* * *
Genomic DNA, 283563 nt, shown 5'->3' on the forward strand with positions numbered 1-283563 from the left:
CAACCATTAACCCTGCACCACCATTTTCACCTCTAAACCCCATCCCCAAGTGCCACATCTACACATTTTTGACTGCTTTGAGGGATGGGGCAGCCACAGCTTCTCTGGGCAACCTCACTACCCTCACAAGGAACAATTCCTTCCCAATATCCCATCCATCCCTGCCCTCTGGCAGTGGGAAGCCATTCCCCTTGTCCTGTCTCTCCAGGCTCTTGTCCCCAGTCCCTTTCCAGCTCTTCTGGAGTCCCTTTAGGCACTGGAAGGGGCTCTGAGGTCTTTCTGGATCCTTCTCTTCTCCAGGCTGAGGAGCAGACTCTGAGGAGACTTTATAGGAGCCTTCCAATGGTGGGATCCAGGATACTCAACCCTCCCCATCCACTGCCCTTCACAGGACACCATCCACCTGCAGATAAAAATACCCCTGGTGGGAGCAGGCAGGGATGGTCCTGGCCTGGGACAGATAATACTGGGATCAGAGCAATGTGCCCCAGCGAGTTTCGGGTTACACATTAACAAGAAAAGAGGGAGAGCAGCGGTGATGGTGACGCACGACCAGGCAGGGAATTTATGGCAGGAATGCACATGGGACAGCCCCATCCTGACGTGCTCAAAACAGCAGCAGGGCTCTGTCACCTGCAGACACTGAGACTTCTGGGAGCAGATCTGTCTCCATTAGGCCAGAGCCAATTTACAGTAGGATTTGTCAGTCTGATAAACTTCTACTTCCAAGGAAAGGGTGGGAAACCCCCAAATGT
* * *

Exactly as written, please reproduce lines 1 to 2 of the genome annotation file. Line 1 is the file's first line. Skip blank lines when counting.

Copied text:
Genomic DNA, 283563 nt, shown 5'->3' on the forward strand with positions numbered 1-283563 from the left:
CAACCATTAACCCTGCACCACCATTTTCACCTCTAAACCCCATCCCCAAGTGCCACATCTACACATTTTTGACTGCTTTGAGGGATGGGGCAGCCACAGCTTCTCTGGGCAACCTCACTACCCTCACAAGGAACAATTCCTTCCCAATATCCCATCCATCCCTGCCCTCTGGCAGTGGGAAGCCATTCCCCTTGTCCTGTCTCTCCAGGCTCTTGTCCCCAGTCCCTTTCCAGCTCTTCTGGAGTCCCTTTAGGCACTGGAAGGGGCTCTGAGGTCTTTCTGGATCCTTCTCTTCTCCAGGCTGAGGAGCAGACTCTGAGGAGACTTTATAGGAGCCTTCCAATGGTGGGATCCAGGATACTCAACCCTCCCCATCCACTGCCCTTCACAGGACACCATCCACCTGCAGATAAAAATACCCCTGGTGGGAGCAGGCAGGGATGGTCCTGGCCTGGGACAGATAATACTGGGATCAGAGCAATGTGCCCCAGCGAGTTTCGGGTTACACATTAACAAGAAAAGAGGGAGAGCAGCGGTGATGGTGACGCACGACCAGGCAGGGAATTTATGGCAGGAATGCACATGGGACAGCCCCATCCTGACGTGCTCAAAACAGCAGCAGGGCTCTGTCACCTGCAGACACTGAGACTTCTGGGAGCAGATCTGTCTCCATTAGGCCAGAGCCAATTTACAGTAGGATTTGTCAGTCTGATAAACTTCTACTTCCAAGGAAAGGGTGGGAAACCCCCAAATGT